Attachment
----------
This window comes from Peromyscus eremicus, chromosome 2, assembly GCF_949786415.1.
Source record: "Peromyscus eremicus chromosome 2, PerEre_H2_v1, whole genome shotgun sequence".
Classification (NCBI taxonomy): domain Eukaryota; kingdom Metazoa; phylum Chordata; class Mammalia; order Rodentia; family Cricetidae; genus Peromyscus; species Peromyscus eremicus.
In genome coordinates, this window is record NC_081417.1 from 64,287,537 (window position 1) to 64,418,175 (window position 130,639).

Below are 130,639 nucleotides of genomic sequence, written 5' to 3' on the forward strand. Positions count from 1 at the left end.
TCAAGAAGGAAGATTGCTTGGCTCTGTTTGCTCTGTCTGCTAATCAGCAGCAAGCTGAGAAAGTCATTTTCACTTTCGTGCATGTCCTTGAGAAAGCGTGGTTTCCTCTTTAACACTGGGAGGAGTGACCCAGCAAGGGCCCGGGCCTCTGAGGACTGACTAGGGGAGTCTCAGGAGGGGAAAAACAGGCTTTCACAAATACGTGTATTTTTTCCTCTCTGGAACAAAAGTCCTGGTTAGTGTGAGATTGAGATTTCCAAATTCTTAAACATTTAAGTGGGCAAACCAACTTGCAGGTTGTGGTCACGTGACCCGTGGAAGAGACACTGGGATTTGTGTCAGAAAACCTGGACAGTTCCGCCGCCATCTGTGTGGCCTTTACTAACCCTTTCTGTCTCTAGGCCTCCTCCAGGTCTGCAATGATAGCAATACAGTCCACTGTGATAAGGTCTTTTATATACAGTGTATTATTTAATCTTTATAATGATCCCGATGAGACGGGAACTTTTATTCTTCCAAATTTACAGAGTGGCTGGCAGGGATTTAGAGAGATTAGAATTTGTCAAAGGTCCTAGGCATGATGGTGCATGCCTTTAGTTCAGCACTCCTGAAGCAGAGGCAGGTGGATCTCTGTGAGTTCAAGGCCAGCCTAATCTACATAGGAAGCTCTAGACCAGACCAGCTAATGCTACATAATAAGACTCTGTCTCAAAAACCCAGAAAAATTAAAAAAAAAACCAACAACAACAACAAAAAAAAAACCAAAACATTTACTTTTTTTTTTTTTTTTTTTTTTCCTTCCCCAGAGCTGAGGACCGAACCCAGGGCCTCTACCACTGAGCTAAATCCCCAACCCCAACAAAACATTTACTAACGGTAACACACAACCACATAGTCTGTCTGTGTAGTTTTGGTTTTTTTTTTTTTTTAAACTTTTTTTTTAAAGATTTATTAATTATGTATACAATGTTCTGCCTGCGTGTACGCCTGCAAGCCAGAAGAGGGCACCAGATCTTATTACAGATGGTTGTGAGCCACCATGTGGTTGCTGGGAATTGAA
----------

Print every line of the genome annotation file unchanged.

This window comes from Peromyscus eremicus, chromosome 2, assembly GCF_949786415.1.
Source record: "Peromyscus eremicus chromosome 2, PerEre_H2_v1, whole genome shotgun sequence".
Classification (NCBI taxonomy): domain Eukaryota; kingdom Metazoa; phylum Chordata; class Mammalia; order Rodentia; family Cricetidae; genus Peromyscus; species Peromyscus eremicus.
In genome coordinates, this window is record NC_081417.1 from 64,287,537 (window position 1) to 64,418,175 (window position 130,639).

Below are 130,639 nucleotides of genomic sequence, written 5' to 3' on the forward strand. Positions count from 1 at the left end.
TCAAGAAGGAAGATTGCTTGGCTCTGTTTGCTCTGTCTGCTAATCAGCAGCAAGCTGAGAAAGTCATTTTCACTTTCGTGCATGTCCTTGAGAAAGCGTGGTTTCCTCTTTAACACTGGGAGGAGTGACCCAGCAAGGGCCCGGGCCTCTGAGGACTGACTAGGGGAGTCTCAGGAGGGGAAAAACAGGCTTTCACAAATACGTGTATTTTTTCCTCTCTGGAACAAAAGTCCTGGTTAGTGTGAGATTGAGATTTCCAAATTCTTAAACATTTAAGTGGGCAAACCAACTTGCAGGTTGTGGTCACGTGACCCGTGGAAGAGACACTGGGATTTGTGTCAGAAAACCTGGACAGTTCCGCCGCCATCTGTGTGGCCTTTACTAACCCTTTCTGTCTCTAGGCCTCCTCCAGGTCTGCAATGATAGCAATACAGTCCACTGTGATAAGGTCTTTTATATACAGTGTATTATTTAATCTTTATAATGATCCCGATGAGACGGGAACTTTTATTCTTCCAAATTTACAGAGTGGCTGGCAGGGATTTAGAGAGATTAGAATTTGTCAAAGGTCCTAGGCATGATGGTGCATGCCTTTAGTTCAGCACTCCTGAAGCAGAGGCAGGTGGATCTCTGTGAGTTCAAGGCCAGCCTAATCTACATAGGAAGCTCTAGACCAGACCAGCTAATGCTACATAATAAGACTCTGTCTCAAAAACCCAGAAAAATTAAAAAAAAAACCAACAACAACAACAAAAAAAAAACCAAAACATTTACTTTTTTTTTTTTTTTTTTTTTTCCTTCCCCAGAGCTGAGGACCGAACCCAGGGCCTCTACCACTGAGCTAAATCCCCAACCCCAACAAAACATTTACTAACGGTAACACACAACCACATAGTCTGTCTGTGTAGTTTTGGTTTTTTTTTTTTTTTAAACTTTTTTTTTAAAGATTTATTAATTATGTATACAATGTTCTGCCTGCGTGTACGCCTGCAAGCCAGAAGAGGGCACCAGATCTTATTACAGATGGTTGTGAGCCACCATGTGGTTGCTGGGAATTGAA